The difficult thing about hormones is that they tend to work in balance with one another. It’s not so much about their individual level in and of themselves, but their levels relative to one another. If one of those levels is not playing ball with the rest of the group, then you can have a problem.

Some of the most common hormone disorders include:

  • Underactive or overactive thyroid (hypothyroidism or hyperthyroidism).
  • Cushing’s Syndrome – an overload of the stress hormone, cortisol.
  • Diabetes.

All of the above will cause problems with sleep patterns.

Thankfully, these conditions are easily diagnosed and well-managed with treatment – so don’t be afraid to speak to your doctor about them.

Gastrointestinal Reflux Disease

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Often abbreviated to GERD, this ailment is surprisingly common in people of all ages. It’s caused by an overproduction of stomach acid, leading to a burning feeling in the chest and back as well as other gastrointestinal symptoms. One of the most recognized symptoms is heartburn, which can lead to an overreliance on lozenges – without any idea of how the problem is disrupting your sleep.

The way GERD affects sleep is through a mixture of discomfort and general restlessness due to incomplete digestion. One of the best ways to combat it is to raise your head position when you sleep; use a pillow beneath your upper back and let gravity help you keep the stomach acid where it belongs.

One note of caution: prescription-strength antacids called PPIs (protein pump inhibitors) are often prescribed for GERD. Evidence is suggesting these can actually make things worse, so do try simple methods like raising your head position before you resort to them.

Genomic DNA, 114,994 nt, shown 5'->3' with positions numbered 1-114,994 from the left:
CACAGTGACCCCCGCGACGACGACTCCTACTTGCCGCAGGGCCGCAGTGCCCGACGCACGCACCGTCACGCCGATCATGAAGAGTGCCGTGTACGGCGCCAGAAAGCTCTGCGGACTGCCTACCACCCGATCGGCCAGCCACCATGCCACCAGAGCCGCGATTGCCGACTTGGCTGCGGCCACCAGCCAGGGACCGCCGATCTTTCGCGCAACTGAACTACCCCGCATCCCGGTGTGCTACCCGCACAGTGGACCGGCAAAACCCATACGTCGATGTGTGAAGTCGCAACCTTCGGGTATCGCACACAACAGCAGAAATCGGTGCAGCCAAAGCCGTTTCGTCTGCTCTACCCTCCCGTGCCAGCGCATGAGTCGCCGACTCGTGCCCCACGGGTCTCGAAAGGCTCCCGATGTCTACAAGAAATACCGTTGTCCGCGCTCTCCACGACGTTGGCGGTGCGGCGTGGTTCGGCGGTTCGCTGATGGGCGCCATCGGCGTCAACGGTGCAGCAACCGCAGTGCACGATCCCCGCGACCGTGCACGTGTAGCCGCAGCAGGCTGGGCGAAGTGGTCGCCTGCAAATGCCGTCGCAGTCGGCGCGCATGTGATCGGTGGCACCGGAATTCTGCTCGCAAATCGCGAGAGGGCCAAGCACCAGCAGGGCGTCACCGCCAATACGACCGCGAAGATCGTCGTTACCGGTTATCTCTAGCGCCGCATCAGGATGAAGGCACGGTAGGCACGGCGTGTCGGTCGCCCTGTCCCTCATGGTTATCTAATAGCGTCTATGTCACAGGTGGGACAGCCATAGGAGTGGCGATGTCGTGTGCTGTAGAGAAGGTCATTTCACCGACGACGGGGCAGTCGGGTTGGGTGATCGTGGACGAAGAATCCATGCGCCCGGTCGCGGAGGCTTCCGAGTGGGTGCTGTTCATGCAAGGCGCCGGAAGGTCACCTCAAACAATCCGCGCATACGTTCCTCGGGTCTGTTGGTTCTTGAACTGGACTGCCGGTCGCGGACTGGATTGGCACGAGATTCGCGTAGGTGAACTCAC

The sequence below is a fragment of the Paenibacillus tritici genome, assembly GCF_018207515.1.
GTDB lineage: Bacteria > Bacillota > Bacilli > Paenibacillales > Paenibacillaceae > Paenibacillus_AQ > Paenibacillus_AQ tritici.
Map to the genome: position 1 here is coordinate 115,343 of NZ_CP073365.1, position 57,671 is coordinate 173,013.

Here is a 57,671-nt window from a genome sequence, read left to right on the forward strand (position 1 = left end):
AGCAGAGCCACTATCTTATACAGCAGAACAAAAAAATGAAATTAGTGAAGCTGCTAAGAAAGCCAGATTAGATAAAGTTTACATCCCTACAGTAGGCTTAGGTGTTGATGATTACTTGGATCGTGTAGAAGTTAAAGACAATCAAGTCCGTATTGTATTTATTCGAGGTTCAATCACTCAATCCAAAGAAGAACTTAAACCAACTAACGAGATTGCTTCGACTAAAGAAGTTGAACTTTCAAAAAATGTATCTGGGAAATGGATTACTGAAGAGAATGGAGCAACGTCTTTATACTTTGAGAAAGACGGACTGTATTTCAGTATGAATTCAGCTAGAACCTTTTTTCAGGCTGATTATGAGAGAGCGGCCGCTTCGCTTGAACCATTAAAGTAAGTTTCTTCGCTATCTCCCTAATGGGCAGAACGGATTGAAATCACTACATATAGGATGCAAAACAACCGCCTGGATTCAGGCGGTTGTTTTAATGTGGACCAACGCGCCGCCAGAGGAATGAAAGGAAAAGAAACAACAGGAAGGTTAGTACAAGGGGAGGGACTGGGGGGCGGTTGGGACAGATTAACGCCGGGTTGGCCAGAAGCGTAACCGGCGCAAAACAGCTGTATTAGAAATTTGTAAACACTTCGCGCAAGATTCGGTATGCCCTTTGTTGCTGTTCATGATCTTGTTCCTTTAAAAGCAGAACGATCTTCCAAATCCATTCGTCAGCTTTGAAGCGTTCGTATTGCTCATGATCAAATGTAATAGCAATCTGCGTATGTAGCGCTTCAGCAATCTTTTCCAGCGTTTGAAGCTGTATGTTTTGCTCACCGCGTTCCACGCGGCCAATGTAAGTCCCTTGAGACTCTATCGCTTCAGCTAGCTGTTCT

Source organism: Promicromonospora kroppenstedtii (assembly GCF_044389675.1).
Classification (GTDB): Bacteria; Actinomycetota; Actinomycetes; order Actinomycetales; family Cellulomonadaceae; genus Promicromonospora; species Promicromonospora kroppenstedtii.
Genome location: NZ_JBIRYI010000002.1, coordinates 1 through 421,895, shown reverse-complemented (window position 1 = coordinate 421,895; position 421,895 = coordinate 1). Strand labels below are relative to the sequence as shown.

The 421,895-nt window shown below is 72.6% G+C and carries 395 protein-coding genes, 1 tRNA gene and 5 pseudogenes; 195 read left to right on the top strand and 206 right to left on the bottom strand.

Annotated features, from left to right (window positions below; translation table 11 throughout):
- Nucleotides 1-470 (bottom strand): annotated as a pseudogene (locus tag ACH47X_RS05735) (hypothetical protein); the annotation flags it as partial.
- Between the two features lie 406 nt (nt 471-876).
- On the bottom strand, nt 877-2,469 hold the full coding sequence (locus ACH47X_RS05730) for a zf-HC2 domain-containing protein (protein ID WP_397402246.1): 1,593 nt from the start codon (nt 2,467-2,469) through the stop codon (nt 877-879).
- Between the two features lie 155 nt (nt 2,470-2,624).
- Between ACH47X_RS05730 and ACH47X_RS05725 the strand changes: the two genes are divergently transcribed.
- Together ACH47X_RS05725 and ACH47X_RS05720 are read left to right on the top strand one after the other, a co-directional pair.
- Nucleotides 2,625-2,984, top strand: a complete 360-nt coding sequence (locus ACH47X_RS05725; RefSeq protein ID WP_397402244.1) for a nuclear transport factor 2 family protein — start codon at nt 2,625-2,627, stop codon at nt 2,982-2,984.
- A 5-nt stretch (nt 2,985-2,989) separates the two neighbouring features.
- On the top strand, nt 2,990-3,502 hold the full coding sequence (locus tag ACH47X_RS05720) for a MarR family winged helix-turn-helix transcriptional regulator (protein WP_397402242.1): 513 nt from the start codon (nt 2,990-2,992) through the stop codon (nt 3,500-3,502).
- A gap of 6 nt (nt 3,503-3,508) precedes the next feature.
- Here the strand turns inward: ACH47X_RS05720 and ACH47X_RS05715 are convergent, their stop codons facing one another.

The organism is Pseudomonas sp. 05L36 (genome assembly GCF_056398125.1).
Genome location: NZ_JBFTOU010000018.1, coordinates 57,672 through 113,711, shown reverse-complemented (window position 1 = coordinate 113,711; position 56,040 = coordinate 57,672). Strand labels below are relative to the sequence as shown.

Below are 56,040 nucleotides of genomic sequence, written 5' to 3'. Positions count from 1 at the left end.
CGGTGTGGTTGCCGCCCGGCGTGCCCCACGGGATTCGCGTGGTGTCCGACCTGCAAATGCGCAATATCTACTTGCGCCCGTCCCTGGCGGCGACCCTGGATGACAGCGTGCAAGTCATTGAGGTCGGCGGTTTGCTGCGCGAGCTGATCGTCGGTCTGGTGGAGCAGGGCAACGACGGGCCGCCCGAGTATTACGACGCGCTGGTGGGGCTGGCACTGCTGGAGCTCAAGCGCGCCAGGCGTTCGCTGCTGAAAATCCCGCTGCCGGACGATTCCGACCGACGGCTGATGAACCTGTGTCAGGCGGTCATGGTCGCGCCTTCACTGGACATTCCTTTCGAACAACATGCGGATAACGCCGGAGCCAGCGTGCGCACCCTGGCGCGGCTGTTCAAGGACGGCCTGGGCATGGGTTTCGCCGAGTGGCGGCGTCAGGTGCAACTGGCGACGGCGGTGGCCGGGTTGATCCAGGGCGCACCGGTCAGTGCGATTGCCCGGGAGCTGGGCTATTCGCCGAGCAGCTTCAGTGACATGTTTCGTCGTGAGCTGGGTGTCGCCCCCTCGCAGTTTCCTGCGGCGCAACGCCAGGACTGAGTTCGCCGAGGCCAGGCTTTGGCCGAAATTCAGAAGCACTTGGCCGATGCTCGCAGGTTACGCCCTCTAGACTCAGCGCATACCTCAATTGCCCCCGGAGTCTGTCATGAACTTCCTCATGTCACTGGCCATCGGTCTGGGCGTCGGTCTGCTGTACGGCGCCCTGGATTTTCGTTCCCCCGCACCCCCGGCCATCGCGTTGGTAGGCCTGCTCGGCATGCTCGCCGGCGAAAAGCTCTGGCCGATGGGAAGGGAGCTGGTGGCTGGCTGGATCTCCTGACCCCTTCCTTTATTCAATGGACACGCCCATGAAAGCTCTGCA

Anxiety Disorders

There are a vast array of anxiety disorders, from Obsessive Compulsive Disorder through to PTSD. Or perhaps you have a mixture of them all in one, with the all-encompassing General Anxiety Disorder.

If you find yourself panicked or worrying on a daily basis, then it might be a sign of such an illness. Often, it’s just dismissed as ‘the way we are’ – so we think no more of it. But in reality, being highly stressed and anxious could be a sign of a physiological illness.

It’s worth running through the GAD-7; a standard, medically-sound test that is used as a diagnostic tool for anxiety disorders. This should give you some idea on whether your anxiety is within normal limits, or if it might be time to speak to your doctor about your treatment options.

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If you do find you have a concern, then the way it has been impacting your sleep could be total. When you are panicked or anxious, your adrenaline is firing on a constant “fight or flight” mode. This results in hypervigilance, which in turn makes it difficult to get to sleep at night. Even if you score low on the GAD-7, if any of the above sounds familiar, it’s always worth a brief chat with a doctor to see if there’s anything they can help with.